Like many passengers, reading the Princess Patter to find out who’s performing the following evening is part of my nightly ritual during a cruise vacation. But this time, when I grabbed the next day’s paper from my stateroom mailbox, I was in for a big surprise. I was instantly intrigued when I saw that a “Zach Winningham” would be singing the next night in the Princess Theater.
This was exciting news to me, even though I’d never met Zach Winningham or even heard of him before. Winningham is my maiden name, and I’ve spent the past 40 years tracking down other Winninghams, in a quest that any genealogist would find familiar.
My husband, Donald, who doesn’t share my enthusiasm, has good-naturedly spent many weekends with me visiting small-town city halls and cemeteries. He couldn’t believe that I’d found a new lead to pursue during a cruise to Hawaii aboard Golden Princess. The trip was supposed to be a break from our everyday lives. But when I’m on the hunt for a new branch of the family tree, I get a little obsessed.
As we were finishing dinner the next evening, I told Donald we didn’t have time for dessert. We rushed over to the theater to find good seats for Zach’s performance. The cruise director introduced Zach as coming from Belleville, IN. This was good news, I whispered to Donald. We live 50 miles northeast of Indianapolis. My family had moved to Indiana from Tennessee to work in the auto industry in the ‘40s and ‘50s. Perhaps Zach’s family had done the same.
He strode on the stage, a handsome young man who I thought vaguely resembled my mother’s side of the family. (I am descended from the Winninghams on both sides.) Zach had a lovely voice. When he sang “Desperado” on the piano as a tribute to his mother, who died from cancer when he was very young, he had the whole audience in his hands.
He explained how he grew to love these songs from the ‘60s and ‘70s while riding around in a pickup with his dad out in the country. That sounded like the Tennessee value system I was raised with – we just had to be related.
After the show, I joined the line of people buying Zach’s CDs. He was donating 25% of the profits to cancer research, another positive family trait! When I finally got close, I blurted out, “I think we could be cousins!”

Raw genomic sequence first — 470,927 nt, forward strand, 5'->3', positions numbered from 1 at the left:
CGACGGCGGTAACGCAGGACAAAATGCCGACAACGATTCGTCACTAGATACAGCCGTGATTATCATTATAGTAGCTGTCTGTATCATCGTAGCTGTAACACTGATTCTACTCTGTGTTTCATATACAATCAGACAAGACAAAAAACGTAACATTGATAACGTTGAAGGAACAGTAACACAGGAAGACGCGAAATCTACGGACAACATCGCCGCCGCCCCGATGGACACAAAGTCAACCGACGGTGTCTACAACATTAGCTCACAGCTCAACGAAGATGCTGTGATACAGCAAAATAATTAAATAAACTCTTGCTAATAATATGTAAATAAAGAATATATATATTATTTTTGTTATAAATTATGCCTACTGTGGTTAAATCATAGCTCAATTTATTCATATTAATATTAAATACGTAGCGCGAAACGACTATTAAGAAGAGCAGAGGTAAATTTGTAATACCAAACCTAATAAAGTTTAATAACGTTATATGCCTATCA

I’m sure he was surprised by my list of questions. “Where did you go to college?” “Ball State in Muncie,” he replied – which was where both my husband and I also attended. “You mentioned you were born in Indiana, what about your grandfather?” I pushed.
Zach told me he was sorry, but the trail was cold. His grandfather was from Byrdstown, TN. “You mean the Byrdstown, next to Jamestown, where I was born?” I asked. “We are related and I think I can prove it.”
Two nights later, we returned to catch Zach’s second show. After the performance, Zach found me loitering outside the stage door. He graciously talked some more with me, filling me in about annual trips to Tennessee with his grandfather. He explained how he’d lost those ties to the southern part of the family after his grandfather died. We exchanged email and Facebook information. Zach was still doubtful, but I was positive I’d trace him back to me.
And I was right! At home, I was able to trace Zach back to Adam Winningham, born in 1781. I hale from Adam’s brother Richard Winningham, born in 1796. We’d joked about who would get to claim closer ties to the actress, Mare Winningham, and Zach won that round. I was a school teacher, and he’s a performer, so it was just as well that he be more closely related to Mare.
I put together a package of photocopied documents and ancestor photographs, the kind of things that would make all these dates and names real to him. When Zach thanked me, he said he couldn’t believe that he met someone on a Princess cruise ship that would tell him things he never knew about himself.
“It’s so crazy,” he wrote. “Out of all the many Winninghams, I run into the one who knows about our ancestry.”
Genealogy is my passion, so it was my pleasure to introduce him to part of his past. As for me, by meeting Zach, I met a little part of the Winningham family future. What an unlikely place to find a cousin –in the middle of the Pacific Ocean – with nothing but a sighting of the Winningham name in the Princess Patter and a hunch to go by.
Judy lives in Parker City, Indiana with her husband, Don, where they spent 39 years each as educators. They have two sons and daughters-in-law who all also have careers in education. In their retirement, they love to spoil their four grandchildren, be active in their church, cruise, conduct genealogy research, and stay fit with yoga, biking, walking, running and tennis.